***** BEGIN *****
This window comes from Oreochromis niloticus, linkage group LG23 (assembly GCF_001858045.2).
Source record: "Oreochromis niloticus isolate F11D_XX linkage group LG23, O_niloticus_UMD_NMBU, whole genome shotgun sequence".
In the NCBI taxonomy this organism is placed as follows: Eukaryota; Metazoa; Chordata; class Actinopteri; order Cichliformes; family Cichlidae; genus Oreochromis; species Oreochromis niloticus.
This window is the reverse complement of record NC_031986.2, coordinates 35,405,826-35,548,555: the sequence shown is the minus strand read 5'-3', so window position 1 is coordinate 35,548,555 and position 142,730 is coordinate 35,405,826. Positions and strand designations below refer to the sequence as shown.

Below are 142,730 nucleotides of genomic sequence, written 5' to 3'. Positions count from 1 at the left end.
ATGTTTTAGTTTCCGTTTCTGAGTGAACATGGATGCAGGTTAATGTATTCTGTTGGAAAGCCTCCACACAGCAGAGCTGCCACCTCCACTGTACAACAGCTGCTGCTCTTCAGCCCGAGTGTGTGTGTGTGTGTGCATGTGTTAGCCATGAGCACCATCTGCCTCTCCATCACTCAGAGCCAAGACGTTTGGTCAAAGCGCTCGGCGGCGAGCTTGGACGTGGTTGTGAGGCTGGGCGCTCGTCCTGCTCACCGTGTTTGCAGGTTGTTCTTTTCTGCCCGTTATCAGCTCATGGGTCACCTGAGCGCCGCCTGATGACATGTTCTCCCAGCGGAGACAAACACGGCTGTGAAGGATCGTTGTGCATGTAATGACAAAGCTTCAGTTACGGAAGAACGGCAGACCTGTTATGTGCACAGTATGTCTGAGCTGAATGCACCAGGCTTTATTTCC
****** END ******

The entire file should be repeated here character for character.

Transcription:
This window comes from Oreochromis niloticus, linkage group LG23 (assembly GCF_001858045.2).
Source record: "Oreochromis niloticus isolate F11D_XX linkage group LG23, O_niloticus_UMD_NMBU, whole genome shotgun sequence".
In the NCBI taxonomy this organism is placed as follows: Eukaryota; Metazoa; Chordata; class Actinopteri; order Cichliformes; family Cichlidae; genus Oreochromis; species Oreochromis niloticus.
This window is the reverse complement of record NC_031986.2, coordinates 35,405,826-35,548,555: the sequence shown is the minus strand read 5'-3', so window position 1 is coordinate 35,548,555 and position 142,730 is coordinate 35,405,826. Positions and strand designations below refer to the sequence as shown.

Below are 142,730 nucleotides of genomic sequence, written 5' to 3'. Positions count from 1 at the left end.
ATGTTTTAGTTTCCGTTTCTGAGTGAACATGGATGCAGGTTAATGTATTCTGTTGGAAAGCCTCCACACAGCAGAGCTGCCACCTCCACTGTACAACAGCTGCTGCTCTTCAGCCCGAGTGTGTGTGTGTGTGTGCATGTGTTAGCCATGAGCACCATCTGCCTCTCCATCACTCAGAGCCAAGACGTTTGGTCAAAGCGCTCGGCGGCGAGCTTGGACGTGGTTGTGAGGCTGGGCGCTCGTCCTGCTCACCGTGTTTGCAGGTTGTTCTTTTCTGCCCGTTATCAGCTCATGGGTCACCTGAGCGCCGCCTGATGACATGTTCTCCCAGCGGAGACAAACACGGCTGTGAAGGATCGTTGTGCATGTAATGACAAAGCTTCAGTTACGGAAGAACGGCAGACCTGTTATGTGCACAGTATGTCTGAGCTGAATGCACCAGGCTTTATTTCC